5. Include visuals to add interest and that support your message.

          Visuals are an important part of any presentation. They can help make your presentation more interesting and easier to focus on.

          PowerPoints are always a go-to, but don’t make your slides so detailed that the audience could have printed them off and read it themselves. Use each slide to hint at what’s to come without telling the whole story, and work in keywords and images that draw interest.

          Videos are also a great way to help convey your message and engage your audience. If you decide to include a video or two, keep them no longer than 90 seconds each.

          If you do plan to use multimedia, make sure you have the necessary equipment. Nothing is more nerve-wracking than having to learn how to work a piece of equipment on the fly when all eyes are on you.

          6. Rehearse in stages focused on your speech, body language, confidence

            Practicing your presentation allows you to be more focused on your audience than the content you are presenting on the actual presentation day. It gives you confidence and shows the audience you are prepared.

            For many people the first readthrough is the most daunting part of preparing a presentation. I suggest easing in by breaking your practice down to four parts:

            Stage 1: With a voice recorder.

            Ease into your presentation rehearsal by focusing on your speech. Use the voice recorder app on your phone to record your first few run-throughs, then play it back so you can hear your tone, how fast you’re talking or if you’re using filler words, like “you know” or “umm.”

            Stage 2: In front of a mirror.

            Once you feel confident in your spoken delivery, you can key in on the other elements of your presentation. Try running through your presentation in front of a mirror so you can see what your body language is like.

            Stand tall and work in some hand gestures where they feel natural. When you’re not using your hands, try to keep them relaxed at your sides or interlaced in front of you. Avoid swaying, crossing your arms or putting your hands on your hips or in your pockets.

            Stage 3: With a friend or colleague.

            Next, practice in front of a friend or co-worker. This is a great time to focus on connecting with your audience, and nothing says, “I am confident and what I’m saying is important” like eye contact does.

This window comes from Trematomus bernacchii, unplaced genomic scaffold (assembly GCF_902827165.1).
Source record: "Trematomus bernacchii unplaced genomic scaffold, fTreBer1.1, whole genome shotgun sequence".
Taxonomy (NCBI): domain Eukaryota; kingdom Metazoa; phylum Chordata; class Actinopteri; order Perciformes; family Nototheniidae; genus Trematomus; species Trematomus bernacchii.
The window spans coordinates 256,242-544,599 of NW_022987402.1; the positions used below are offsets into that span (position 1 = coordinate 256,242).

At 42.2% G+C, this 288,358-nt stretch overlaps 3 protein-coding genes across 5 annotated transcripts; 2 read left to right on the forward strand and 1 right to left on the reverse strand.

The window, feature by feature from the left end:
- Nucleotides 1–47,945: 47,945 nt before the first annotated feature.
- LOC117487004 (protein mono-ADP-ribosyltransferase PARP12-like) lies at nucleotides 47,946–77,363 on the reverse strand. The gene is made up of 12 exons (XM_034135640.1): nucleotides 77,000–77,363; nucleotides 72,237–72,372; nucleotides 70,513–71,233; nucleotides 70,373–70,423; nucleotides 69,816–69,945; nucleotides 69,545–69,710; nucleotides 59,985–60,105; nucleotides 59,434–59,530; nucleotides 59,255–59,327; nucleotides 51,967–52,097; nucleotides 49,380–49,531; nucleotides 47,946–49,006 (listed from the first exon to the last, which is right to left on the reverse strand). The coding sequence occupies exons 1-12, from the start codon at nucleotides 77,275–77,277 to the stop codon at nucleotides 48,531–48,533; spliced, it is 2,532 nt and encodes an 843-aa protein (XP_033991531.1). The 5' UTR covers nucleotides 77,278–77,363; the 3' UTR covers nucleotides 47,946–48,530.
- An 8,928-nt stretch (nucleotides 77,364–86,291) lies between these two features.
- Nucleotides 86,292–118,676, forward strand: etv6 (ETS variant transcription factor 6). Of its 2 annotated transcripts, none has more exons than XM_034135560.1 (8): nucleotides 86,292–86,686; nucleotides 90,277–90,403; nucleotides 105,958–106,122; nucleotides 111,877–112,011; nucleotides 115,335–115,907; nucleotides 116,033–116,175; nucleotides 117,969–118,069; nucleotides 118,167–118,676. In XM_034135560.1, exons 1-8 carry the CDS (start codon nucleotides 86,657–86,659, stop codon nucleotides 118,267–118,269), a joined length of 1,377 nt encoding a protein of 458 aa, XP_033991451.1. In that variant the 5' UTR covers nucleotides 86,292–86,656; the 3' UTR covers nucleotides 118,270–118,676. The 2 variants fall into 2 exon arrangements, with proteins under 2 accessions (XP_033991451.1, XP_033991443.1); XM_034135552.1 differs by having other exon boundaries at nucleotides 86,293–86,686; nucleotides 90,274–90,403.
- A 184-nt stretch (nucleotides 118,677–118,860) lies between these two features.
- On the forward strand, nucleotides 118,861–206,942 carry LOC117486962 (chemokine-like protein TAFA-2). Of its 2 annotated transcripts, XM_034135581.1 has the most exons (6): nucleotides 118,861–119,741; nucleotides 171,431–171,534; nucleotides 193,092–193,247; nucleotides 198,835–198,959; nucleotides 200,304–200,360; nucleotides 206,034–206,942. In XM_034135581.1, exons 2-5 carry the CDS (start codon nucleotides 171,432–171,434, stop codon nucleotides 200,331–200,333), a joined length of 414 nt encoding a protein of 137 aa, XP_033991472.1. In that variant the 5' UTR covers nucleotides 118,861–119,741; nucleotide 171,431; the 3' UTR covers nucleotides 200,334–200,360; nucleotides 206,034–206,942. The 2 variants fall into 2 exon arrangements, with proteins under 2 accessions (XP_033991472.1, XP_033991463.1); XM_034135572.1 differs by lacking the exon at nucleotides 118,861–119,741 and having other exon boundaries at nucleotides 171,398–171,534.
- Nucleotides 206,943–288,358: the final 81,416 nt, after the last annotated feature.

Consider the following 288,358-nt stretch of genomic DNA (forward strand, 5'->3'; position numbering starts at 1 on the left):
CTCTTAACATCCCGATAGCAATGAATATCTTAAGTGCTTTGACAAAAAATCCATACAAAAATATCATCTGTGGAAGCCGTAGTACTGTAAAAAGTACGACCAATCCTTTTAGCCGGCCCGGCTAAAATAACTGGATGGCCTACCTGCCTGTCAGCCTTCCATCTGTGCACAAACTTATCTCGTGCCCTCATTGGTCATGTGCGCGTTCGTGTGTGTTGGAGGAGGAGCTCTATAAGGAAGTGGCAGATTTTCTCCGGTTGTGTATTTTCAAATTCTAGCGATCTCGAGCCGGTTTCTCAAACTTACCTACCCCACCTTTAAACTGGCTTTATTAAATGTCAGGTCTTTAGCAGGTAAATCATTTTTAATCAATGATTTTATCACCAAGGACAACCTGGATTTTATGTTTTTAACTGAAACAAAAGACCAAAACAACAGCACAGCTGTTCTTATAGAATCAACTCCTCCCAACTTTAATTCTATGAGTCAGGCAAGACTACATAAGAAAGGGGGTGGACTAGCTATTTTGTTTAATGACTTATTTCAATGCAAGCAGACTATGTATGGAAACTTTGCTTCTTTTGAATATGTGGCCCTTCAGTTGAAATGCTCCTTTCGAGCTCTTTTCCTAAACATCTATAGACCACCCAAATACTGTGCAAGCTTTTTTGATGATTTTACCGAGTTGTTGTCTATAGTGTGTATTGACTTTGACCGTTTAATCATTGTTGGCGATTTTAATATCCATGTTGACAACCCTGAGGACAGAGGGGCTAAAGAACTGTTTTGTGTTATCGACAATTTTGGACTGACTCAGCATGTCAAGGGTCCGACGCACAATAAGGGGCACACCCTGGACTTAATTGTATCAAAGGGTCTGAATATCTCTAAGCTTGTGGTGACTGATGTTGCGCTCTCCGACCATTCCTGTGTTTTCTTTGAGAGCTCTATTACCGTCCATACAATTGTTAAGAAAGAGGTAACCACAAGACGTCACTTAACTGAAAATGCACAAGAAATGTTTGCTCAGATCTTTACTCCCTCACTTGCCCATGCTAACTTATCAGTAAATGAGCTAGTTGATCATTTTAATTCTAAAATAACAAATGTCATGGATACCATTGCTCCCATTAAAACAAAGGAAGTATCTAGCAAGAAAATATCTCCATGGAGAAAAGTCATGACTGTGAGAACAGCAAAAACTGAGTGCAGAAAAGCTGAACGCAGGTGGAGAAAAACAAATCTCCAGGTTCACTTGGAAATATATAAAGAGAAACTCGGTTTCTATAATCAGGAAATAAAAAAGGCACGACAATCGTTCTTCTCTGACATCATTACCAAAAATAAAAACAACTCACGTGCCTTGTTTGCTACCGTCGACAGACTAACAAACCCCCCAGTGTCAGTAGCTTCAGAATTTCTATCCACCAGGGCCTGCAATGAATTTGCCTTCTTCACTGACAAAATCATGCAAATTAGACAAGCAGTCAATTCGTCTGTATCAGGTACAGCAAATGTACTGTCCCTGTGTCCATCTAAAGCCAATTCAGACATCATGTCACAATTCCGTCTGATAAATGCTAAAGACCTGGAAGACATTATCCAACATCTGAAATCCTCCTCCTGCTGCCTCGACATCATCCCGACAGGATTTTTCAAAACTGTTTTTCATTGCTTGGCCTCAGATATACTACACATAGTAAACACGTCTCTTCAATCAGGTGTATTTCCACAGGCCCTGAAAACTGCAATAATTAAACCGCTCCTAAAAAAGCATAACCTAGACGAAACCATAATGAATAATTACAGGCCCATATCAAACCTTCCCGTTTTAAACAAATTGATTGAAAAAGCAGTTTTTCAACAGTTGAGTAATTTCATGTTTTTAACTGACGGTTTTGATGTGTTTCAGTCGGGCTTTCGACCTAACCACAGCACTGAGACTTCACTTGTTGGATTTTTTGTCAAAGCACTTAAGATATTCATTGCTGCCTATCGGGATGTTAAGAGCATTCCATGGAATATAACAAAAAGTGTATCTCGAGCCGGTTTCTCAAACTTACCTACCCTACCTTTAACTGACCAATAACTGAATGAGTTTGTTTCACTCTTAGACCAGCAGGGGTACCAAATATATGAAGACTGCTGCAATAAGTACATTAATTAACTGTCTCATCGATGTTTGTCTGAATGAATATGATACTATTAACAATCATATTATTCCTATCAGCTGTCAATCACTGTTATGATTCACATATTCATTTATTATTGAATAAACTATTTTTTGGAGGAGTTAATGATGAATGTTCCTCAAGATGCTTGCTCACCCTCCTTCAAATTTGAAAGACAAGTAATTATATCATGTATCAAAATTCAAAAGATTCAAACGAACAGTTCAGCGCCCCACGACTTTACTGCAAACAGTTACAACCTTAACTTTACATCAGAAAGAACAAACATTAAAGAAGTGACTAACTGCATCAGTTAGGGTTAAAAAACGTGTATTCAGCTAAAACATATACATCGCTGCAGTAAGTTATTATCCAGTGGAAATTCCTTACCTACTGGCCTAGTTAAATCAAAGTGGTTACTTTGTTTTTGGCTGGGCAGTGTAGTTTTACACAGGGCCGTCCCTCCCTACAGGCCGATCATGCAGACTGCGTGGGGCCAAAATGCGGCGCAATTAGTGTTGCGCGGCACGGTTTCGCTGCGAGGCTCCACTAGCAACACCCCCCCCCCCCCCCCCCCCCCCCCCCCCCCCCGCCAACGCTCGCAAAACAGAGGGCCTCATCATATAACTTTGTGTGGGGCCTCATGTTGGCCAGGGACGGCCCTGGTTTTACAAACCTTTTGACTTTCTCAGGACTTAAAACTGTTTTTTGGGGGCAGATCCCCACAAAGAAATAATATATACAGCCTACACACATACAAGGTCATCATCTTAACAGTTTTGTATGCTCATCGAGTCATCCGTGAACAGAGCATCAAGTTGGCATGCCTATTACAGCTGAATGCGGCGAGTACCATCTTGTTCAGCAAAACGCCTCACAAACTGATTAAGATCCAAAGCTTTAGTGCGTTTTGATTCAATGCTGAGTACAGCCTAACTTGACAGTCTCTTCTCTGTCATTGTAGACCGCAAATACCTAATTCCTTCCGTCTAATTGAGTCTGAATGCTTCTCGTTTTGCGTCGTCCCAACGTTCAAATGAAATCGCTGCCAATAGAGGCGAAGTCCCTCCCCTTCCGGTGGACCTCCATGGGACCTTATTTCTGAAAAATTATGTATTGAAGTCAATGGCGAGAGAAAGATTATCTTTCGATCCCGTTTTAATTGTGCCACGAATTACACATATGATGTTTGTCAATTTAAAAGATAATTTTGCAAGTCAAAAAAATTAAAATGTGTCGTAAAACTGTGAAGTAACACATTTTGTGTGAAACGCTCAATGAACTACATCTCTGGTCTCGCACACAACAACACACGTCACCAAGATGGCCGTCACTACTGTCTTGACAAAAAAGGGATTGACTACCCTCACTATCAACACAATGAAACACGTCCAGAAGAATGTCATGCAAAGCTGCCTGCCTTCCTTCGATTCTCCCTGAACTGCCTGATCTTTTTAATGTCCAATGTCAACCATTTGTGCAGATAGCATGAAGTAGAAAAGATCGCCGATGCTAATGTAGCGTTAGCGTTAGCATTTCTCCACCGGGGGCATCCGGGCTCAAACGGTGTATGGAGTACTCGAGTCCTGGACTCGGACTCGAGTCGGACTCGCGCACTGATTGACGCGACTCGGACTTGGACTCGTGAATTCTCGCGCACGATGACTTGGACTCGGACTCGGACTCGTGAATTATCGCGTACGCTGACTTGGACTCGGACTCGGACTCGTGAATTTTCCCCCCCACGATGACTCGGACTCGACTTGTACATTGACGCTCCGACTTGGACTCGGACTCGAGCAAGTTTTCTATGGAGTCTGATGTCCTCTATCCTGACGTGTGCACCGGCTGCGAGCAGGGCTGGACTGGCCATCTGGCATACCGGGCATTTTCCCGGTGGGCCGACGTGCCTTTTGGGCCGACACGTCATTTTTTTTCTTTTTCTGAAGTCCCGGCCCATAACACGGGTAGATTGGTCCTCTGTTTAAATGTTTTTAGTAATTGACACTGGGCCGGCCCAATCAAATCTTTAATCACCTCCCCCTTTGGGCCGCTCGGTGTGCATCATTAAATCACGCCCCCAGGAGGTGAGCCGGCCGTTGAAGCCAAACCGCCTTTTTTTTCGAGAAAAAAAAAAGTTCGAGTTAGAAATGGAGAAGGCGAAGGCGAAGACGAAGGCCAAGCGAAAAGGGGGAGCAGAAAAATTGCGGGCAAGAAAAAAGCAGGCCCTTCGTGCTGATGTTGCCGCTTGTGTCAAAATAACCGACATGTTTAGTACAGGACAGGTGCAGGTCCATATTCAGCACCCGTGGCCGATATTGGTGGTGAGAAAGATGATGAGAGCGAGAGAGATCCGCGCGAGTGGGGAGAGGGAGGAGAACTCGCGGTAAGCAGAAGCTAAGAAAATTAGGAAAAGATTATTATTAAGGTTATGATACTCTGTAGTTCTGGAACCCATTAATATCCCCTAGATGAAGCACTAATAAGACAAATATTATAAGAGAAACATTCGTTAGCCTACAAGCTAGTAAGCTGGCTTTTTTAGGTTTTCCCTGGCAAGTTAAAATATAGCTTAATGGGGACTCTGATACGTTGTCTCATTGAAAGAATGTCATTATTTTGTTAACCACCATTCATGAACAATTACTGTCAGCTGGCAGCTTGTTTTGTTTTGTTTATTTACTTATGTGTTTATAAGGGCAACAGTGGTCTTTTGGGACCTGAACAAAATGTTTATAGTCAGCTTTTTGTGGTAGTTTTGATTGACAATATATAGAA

However, make sure you’re not being too intense – you should still blink and look around as you present. If you’re not comfortable with direct eye contact, try focusing just above the person’s eyes or over the top of their head.

            Stage 4: On site.

            If you can, run through the final practice round in the room you’ll be presenting in.

            I’m a walker, especially if I’m presenting to a large group in a big room. If you plan on moving around while presenting, make sure you’re not just pacing back and forth continuously. If you’re in a smaller space and a podium to stand at, try standing on one side or in front of it instead of behind it.

            As you work through the first three stages, your goal should be to build confidence. Remember, you’ll have the chance to polish it all off in the final round.

            I typically recommend doing two or three readthroughs in each stage, but you should allow yourself to move on once you start to feel comfortable with your delivery.

            If you don’t have enough time before your presentation to incorporate all the practice rounds above, I would recommend doing at least two run-throughs prior to your final presentation, and a quick review before the presentation.

            7. Settle your nerves with some deep breaths and a pep talk.

              It’s not uncommon to feel nervous about presenting at work. Speech anxiety is one of the biggest problems inexperienced and experienced speakers face.

              According to the Chapman University Survey on American Fears, fear of public speaking is America's biggest phobia - 25.3% say they fear speaking in front of a crowd.

              Taking a few deep breaths before you present can help you feel more relaxed and give you the confidence you need to start strong. As you move through your presentation, remember to stop and breathe between ideas.

              No matter who you are presenting to, your audience is human. They don’t know what you know, and they sure don’t know what you don’t know. If you mess up or stumble, just shake it off and keep going. No one expects you to be perfect, and there’s a good chance your audience won’t even notice if you make a mistake.

              Also, never underestimate the value of a good pep talk. You've done all the research, prepared an outline, checked out the room and practiced a ton of times. There’s no reason why you won’t nail the presentation, so just take a moment to reflect on your work and steep in some encouraging thoughts before you step up to the front.

              Learn more about how to become an effective communicator at work

              Explore nine tips for better workplace communication that every professional should follow, and review some advice on how to put them into practice.

              About the author
              Author Picture

              Becka has been with Schneider since 2013 and has held multiple roles within Schneider Transportation Management (STM), including Broker, Senior Broker and Dallas STM Recruiter. In her current role, Corporate Recruiting Manager, she oversees a team of corporate recruiters. Becka’s favorite part of her day is when she gets to connect quality candidates to positions that will allow for success both personally and professionally.